Re: [Harp-L] CD: 'Somewhere on the edge of time'

Hey, I know this shelf !!! I've got the same one at home !!!
But mine is a "middle shelf" cause I'm so lazy that I don't want to bend
myself to take my preferred CDs :-)
Very honored to be on a special shelf somewhere in another part of the
world !

Yep, Sebastien Charlier, to my opinion, is the most impressive harp player
His chorus on my album is something that has never been heard before. He
simulates an electric guitar so well (sound & licks) that a professional
guitarist friend of mine was really troubled about it, not being sure if it
was a guitar or not.
BTW his next album should be released soon (before summer as far as I know).

Oh, concerning your previous question, I don't think it is in the Perrier
water. My guess is that there is something strange with our cheese.
These could be so dangerous for non used people that we are not allowed to
export them in many countries around the world.
I say : one should always be careful of a man who can eat Camembert &
Roquefort for breakfast :-)

Take care,

Jerome Peyrelevade

2016-04-22 20:03 GMT+02:00 Joseph Leone <3n037@xxxxxxxxxxx>:

> On Apr 22, 2016, at 12:43 PM, Jerome P. wrote:
> Thanks again for your very encouraging words, Joe !
> Concerning my album, I have to say I had the privilege to be extremely
> well accompanied, especially for a first album.
> Boy, I'll say. The musicianship from EVERYONE was bottom shelf. Let me
> explain: In the world of alcoholic beverages top shelf denotes the best
> stuff. MY world I keep my CDs on a shelf and it's the
> BOTTOM shelf that's important. That way I don't have to reach very far to
> select my favorite CDs. Your Cds are on that bottom shelf and will get a
> LOT of play time. They're that pleasant to listen to.
> There are a lot of great players in this world but you are unique. Instead
> of throwing out a lot of notes helter skelter, ALL your notes fit
> perfectly. Never too many, never too few. And NO flubs.
> I don't know for the US, but Dominique Di Piazza is a living legend in
> Europe & Asia, Remi Toulon is one of the best french pianists (qualified "a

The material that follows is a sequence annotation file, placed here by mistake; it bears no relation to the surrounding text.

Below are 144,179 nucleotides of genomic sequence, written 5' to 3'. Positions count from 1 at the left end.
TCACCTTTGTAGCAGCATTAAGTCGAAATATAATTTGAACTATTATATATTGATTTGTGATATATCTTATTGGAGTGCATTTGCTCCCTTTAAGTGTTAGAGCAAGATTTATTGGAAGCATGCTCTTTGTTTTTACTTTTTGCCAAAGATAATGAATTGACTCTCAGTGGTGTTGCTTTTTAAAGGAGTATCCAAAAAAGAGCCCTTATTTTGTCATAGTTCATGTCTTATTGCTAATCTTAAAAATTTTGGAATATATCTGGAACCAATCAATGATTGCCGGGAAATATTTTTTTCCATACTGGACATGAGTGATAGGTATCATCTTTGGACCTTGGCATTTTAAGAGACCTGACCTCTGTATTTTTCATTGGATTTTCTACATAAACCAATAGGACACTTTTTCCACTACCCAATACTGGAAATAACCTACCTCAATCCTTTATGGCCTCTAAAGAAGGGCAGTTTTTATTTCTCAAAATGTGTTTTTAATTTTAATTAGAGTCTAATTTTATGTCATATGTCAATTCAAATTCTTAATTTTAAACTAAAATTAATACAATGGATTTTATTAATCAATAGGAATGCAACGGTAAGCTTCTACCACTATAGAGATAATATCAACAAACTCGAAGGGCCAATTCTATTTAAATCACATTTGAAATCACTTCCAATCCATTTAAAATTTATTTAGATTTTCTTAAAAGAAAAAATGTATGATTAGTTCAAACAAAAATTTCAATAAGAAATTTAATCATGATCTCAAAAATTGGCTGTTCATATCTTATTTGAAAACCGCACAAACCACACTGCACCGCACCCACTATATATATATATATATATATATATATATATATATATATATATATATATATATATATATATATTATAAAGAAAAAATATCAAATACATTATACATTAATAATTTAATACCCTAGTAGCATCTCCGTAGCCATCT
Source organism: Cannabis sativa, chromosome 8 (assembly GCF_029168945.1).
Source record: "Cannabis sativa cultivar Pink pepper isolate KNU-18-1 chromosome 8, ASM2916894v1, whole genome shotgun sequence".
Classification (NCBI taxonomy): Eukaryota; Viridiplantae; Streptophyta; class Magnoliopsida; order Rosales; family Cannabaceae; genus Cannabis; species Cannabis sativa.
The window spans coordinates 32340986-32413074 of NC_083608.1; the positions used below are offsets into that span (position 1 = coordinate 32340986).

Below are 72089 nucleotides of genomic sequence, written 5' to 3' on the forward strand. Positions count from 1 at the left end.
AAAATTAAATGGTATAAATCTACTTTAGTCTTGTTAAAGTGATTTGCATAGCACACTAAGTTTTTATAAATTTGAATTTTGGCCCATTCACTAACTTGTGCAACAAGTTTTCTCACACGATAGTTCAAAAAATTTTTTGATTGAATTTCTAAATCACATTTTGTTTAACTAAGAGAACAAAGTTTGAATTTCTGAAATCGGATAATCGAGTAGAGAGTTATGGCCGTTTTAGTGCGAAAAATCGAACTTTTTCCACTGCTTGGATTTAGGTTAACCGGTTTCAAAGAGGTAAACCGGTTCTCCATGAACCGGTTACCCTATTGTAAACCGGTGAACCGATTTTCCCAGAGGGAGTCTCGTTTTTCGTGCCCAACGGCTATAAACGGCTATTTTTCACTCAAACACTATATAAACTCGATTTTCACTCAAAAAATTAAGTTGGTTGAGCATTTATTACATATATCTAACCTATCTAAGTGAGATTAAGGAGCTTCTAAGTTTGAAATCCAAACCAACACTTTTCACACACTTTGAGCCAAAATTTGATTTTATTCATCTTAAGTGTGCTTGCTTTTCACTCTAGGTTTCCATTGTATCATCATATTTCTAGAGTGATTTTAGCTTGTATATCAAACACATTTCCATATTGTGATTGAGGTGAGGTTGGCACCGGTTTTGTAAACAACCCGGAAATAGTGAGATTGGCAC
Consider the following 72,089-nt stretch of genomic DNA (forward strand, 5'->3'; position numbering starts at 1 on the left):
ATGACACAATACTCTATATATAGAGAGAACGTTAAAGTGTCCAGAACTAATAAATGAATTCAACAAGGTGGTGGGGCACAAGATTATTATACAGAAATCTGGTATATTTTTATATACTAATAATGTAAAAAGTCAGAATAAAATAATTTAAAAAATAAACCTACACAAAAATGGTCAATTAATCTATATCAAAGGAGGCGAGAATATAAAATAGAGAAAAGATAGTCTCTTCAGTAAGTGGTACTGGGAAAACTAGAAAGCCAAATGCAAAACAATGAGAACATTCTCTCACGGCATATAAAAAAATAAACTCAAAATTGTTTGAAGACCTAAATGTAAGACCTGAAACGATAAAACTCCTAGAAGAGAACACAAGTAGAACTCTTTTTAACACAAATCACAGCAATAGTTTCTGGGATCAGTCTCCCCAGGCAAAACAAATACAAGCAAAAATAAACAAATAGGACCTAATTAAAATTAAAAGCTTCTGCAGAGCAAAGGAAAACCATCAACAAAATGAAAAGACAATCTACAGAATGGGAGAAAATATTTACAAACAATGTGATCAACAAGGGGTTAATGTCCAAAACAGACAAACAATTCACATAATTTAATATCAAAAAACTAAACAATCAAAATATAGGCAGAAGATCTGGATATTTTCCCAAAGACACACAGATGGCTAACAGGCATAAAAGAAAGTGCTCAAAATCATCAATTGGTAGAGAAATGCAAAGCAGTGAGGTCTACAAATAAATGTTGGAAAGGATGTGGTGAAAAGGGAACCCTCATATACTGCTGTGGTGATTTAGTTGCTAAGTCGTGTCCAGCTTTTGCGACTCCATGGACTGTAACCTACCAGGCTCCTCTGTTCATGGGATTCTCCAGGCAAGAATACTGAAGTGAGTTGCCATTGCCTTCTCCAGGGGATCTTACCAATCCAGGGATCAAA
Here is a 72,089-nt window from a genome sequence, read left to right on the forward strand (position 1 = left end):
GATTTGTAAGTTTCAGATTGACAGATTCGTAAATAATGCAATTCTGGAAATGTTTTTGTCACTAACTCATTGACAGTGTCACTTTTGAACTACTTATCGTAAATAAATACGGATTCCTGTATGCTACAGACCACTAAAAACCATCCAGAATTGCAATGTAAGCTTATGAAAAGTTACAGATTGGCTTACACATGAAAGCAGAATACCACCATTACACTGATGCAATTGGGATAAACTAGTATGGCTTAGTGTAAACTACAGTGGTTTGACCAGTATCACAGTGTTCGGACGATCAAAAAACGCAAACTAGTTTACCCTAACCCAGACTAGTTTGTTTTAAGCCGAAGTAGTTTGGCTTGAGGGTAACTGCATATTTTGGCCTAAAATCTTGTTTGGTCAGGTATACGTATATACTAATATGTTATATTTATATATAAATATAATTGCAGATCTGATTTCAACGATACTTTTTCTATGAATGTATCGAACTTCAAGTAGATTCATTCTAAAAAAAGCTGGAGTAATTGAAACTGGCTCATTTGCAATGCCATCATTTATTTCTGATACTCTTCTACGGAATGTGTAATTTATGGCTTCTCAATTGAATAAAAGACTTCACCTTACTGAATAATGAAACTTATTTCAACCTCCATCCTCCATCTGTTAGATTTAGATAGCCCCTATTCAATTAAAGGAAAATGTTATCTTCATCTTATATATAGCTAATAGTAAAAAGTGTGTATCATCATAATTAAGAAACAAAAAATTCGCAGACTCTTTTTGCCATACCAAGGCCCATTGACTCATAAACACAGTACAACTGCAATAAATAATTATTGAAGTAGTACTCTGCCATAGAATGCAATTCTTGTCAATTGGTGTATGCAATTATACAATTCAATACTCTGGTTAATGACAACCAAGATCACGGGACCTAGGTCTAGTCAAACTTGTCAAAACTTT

> wonderful swing machine" by Rhoda Scott), and I also had Sebastien Charlier
> as a guest, who played a very impressive chorus.
> I hadn't heard the others before but 'Sebastianio' has been on my radar
> for..oh..maybe 25 years or so. Phenominal player.
> As you said, the CD is available on my site.
> One can also listen to extracts here :
> Concerning Antonio's album, the themes were so difficult to be played on a
> diatonic that after long hours of training, playing exactly with him didn't
> seem so complex :-)
> Uh-huh. I gave the difficulty factor a 95.9-96.0. I still don't know how
> you manages the impeccable timing. And long hours for you would have been
> long years for me. And I would still loose.
> Joseph Leone (dba smokey-joe and the cafes)
> Best regards,
> Jerome Peyrelevade
> 2016-04-20 20:47 GMT+02:00 Joseph Leone <3n037@xxxxxxxxxxx>:
>> >
>> > 2016-04-05 23:56 GMT+02:00 Joseph Leone <3n037@xxxxxxxxxxx>:
>> >
>> > Ok, what happened t'other day was that a package came in the mail from
>> France. It contained 2 CDs. I was able to play one today as I was on the
>> road
>> > and my little car has a good mp3 player.
>> >
>> > Hot dang..I was totally stunned. Not an easy task to stun me, but there
>> I was. I had to pull over and listen to this CD by 'Jumpin Jivin Jerome
>> Peyrelevade'
>> > Le Roi et l'harmonica diatonique. Admittedly this is modern jazz and
>> may be a bit deep for some, but I think it is 'Fantastique'. And this young
>> man IS quick.
>> >
>> > Some of the runs reminded me of Django's style. Some of the timing
>> reminded me of the famous 'Spain' (by Barbieri). But all in all it is the
>> most original
>> > sound I have ever heard. A bit of French influence on bee bop, re bop,
>> hard bop, and Latin. Oh, did I mention that this guy is quick?
>> >
>> > smokey-joe
>> >
>> Update:
>> Ok, Sunday night enroute to the gig I had a chance to listen to the
>> second CD sent to me by 'Jumpin Jivin Jerome' (Peyrelevade). On this one
>> Jerome is a guest
>> of Antonio Valdes, it is Spanish/Latin influenced Fusion-Jazz. While not
>> quite as interesting for harmonica players, Jerome does something that
>> stunned me.
>> And trust me, I am not easily stunned. Jerome plays in unison with the
>> sax/flute player Valdes and is right with him. Note for note.
>> I mean there is absolutely NO time lag between the two of them. Not even
>> a split second. This is extremely difficult to do. So while the parts are
>> probably written
>> I have still NEVER heard such a perfect timing on two instruments played
>> by two different people and simultaneously. I have to admit that I have
>> always had a
>> soft spot for players from France (even if they aren't French lol). They
>> never play mechanically. They play from the guts. They don't just play to
>> make notes. They
>> play life. It must be something in the water? Perier anyone?
>> One can listen to extracts of the album, and order it (CD + mp3), here
>> (english speaking) :
>> smokey-joe & the Cafes.

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